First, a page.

Researchers at the University of Washington (UW) have invented a cellphone that harvests the few microwatts of power it requires from either ambient radio signals or light and requires no battery.
Detailed in a paper published in the “Proceedings of the Association for Computing Machinery on Interactive, Mobile, Wearable and Ubiquitous Technologies,” the battery-free cellphone marks a major leap forward in moving beyond chargers, cords, and dying phones.
The team of computer scientists and electrical engineers eliminated a power-hungry step in cellular transmissions, namely converting analog signals that convey sound into digital data that a phone can understand, which consumes so much energy that it has been impossible to design a phone that can rely on ambient power sources.
Instead, the new technology takes advantage of tiny vibrations in a phone’s microphone or speaker that occur when a person is talking into a phone or listening to a call.
An antenna connected to those components converts that motion into changes in standard analog radio signal emitted by a cellular base station. The process essentially encodes speech patterns in reflected radio signals in a way that uses almost no power.
To transmit speech, the phone uses vibrations from the device’s microphone to encode speech patterns in the reflected signals. To receive speech, it converts encoded radio signals into sound vibrations that are picked up by the phone’s speaker.
In the prototype device, the user presses a button to switch between the “transmitting” and “listening” modes.
Using off-the-shelf components on a printed circuit board, the UW team demonstrated that the prototype can perform basic phone functions, transmitting speech and data and receiving user input via buttons.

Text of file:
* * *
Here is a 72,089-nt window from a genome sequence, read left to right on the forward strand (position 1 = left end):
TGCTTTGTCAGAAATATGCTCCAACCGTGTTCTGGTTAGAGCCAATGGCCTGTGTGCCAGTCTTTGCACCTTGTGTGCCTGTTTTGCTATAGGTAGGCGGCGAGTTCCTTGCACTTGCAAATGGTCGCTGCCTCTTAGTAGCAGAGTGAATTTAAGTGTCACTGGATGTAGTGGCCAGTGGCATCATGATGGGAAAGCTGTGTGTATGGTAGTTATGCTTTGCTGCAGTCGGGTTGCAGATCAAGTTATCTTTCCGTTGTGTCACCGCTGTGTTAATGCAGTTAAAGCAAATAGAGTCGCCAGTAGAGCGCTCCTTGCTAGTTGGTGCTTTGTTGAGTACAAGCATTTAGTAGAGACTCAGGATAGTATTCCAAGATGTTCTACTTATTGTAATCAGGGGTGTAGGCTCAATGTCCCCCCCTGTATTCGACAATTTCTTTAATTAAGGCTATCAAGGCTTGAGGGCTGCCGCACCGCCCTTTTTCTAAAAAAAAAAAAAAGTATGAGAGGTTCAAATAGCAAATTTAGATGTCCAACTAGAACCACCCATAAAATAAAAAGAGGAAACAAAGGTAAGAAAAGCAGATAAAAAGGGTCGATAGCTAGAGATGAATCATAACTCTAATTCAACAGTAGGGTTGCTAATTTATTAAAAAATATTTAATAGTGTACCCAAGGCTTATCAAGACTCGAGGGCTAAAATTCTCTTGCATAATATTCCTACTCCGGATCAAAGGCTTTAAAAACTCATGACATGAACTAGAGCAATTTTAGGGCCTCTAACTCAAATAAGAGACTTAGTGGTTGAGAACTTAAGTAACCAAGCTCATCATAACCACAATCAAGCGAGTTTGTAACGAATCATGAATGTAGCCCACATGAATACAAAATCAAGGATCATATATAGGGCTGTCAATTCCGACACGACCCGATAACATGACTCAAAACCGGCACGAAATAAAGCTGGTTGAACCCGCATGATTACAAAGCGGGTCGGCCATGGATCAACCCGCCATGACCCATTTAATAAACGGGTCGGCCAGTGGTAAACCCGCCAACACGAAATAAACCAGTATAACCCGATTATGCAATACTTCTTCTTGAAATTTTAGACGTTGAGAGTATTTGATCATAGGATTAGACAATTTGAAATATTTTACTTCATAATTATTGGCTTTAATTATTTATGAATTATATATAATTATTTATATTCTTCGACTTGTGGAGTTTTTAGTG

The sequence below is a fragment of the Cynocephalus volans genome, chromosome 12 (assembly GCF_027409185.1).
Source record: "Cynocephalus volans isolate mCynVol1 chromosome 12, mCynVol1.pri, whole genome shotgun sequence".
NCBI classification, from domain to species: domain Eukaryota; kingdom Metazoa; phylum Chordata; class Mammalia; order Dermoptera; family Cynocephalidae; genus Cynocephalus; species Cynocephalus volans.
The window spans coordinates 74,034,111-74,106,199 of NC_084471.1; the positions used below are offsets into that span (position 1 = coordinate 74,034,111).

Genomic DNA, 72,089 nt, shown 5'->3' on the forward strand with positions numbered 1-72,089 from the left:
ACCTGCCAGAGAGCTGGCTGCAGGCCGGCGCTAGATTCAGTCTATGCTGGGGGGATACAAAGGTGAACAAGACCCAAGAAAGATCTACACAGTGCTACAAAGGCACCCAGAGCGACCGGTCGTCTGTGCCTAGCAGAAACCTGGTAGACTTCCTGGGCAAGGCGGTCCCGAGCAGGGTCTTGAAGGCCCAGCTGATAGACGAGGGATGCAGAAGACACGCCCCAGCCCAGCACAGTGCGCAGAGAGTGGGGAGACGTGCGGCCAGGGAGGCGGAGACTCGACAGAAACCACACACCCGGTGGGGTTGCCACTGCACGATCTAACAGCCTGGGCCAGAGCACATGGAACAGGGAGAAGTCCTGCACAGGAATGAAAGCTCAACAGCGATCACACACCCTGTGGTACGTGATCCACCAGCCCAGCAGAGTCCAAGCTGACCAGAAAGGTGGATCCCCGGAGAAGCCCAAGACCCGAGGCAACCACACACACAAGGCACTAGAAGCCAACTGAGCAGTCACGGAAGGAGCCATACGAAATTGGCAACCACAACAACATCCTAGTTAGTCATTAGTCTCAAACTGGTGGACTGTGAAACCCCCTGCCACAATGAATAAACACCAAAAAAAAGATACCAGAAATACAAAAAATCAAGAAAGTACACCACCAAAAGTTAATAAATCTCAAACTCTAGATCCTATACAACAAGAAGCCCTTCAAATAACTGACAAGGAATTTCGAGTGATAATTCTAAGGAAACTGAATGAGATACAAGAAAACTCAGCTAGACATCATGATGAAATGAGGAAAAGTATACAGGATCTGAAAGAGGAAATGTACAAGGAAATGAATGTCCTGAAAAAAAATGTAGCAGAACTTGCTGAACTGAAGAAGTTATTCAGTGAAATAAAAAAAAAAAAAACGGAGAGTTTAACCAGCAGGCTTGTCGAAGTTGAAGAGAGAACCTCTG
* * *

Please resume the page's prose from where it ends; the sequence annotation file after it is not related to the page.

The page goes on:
“We’ve built what we believe is the first functioning cellphone that consumes almost zero power,” said co-author Shyam Gollakota, an associate professor in the Paul G. Allen School of Computer Science and Engineering at the UW.
“To achieve the really, really low power consumption that you need to run a phone by harvesting energy from the environment, we had to fundamentally rethink how these devices are designed.”
However, the phone does require a small amount of energy to perform some operations. The prototype has a power budget of 3.5 microwatts.
The researchers demonstrated how to harvest this small amount of energy from two different sources. The phone prototype can operate on power gathered from ambient radio signals transmitted by a base station up to 9.45 meters away.
And using power harvested from ambient light with a tiny solar cell, roughly the size of a grain of rice, the device was able to communicate with a base station that was 15.24 meters away.
Next, according to a news release from UW this week, the research team plans to focus on improving the battery-free phone’s operating range and encrypting conversations to make them secure. – Xinhua